Kristof things the category ‘public intellectual’ is only for white dudes: 

  • Raul Pacheco-Vega, Challenges of Public Engagement for Marginalized Voices: he reason that prompted me to write this post was the repeated process where the pieces most retweeted and engaged upon (even by Kristof himself) were those of white males. You could always say that it was only those academics who took it upon themselves to write a piece in response, and I’m grateful that they did. But there were several women who wrote very smart take-downs of Kristof’s column, and I saw less conversation and publicizing of those while I followed the conversation on Twitter.

Marginalized people are to be saved, not speak for themselves: 

  • Corey Robin, Look Who Kristof’s Saving Now:  I don’t ever expect Kristof to look to the material sources of this problem; that would require him to raise the sorts of questions about contemporary capitalism that journalists of his ilk are not inclined—or paid—to raise. But Kristof’s a fellow who likes to save the world. So maybe this is something he can do. Instead of writing about the end of public intellectuals, why not devote a column a month to unsung writers who need to be sung?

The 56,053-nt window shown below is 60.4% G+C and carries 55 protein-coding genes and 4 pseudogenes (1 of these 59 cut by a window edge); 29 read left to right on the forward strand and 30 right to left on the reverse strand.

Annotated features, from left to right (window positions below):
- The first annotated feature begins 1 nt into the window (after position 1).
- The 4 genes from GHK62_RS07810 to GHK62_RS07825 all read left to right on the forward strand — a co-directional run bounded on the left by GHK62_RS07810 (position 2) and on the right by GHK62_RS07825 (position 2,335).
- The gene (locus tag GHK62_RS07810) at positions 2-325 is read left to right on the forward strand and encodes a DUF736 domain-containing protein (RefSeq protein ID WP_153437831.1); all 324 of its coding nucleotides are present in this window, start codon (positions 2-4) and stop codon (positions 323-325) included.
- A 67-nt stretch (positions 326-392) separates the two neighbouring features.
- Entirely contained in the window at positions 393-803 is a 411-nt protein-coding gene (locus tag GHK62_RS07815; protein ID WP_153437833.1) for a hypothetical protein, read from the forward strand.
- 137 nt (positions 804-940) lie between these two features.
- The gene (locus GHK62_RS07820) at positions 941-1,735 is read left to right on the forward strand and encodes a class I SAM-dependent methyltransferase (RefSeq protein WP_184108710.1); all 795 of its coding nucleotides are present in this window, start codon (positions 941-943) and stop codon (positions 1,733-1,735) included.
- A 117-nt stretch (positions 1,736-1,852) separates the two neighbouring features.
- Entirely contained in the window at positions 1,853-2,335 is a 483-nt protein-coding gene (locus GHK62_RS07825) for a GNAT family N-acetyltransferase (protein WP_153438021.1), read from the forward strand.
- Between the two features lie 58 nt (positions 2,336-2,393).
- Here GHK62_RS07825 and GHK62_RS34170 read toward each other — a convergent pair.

Some practical advice for how to be more engaged:

  • Robert Kelchen, What Can We Do?Work on cultivating a public presence. Academics who are serious about being public intellectuals should work to develop a strong public presence. If your institution supports a professional website under the faculty directory, be sure to do that. Otherwise, use Twitter, Facebook, or blogging to help create connections with other academics and the general public. One word of caution: if you have strong opinions on other topics, consider a personal and a professional account. Try to reach out to journalists. Most journalists are available via social media, and some of them are more than willing to engage with academics doing work of interest to their readers. Providing useful information to journalists and responding to their tweets can result in being their source for articles. Help a Reporter Out (HARO), which sends out regular e-mails about journalists seeking sources on certain topics, is a good resources for academics in some disciplines. I have used HARO to get several interviews in various media outlets regarding financial aid questions.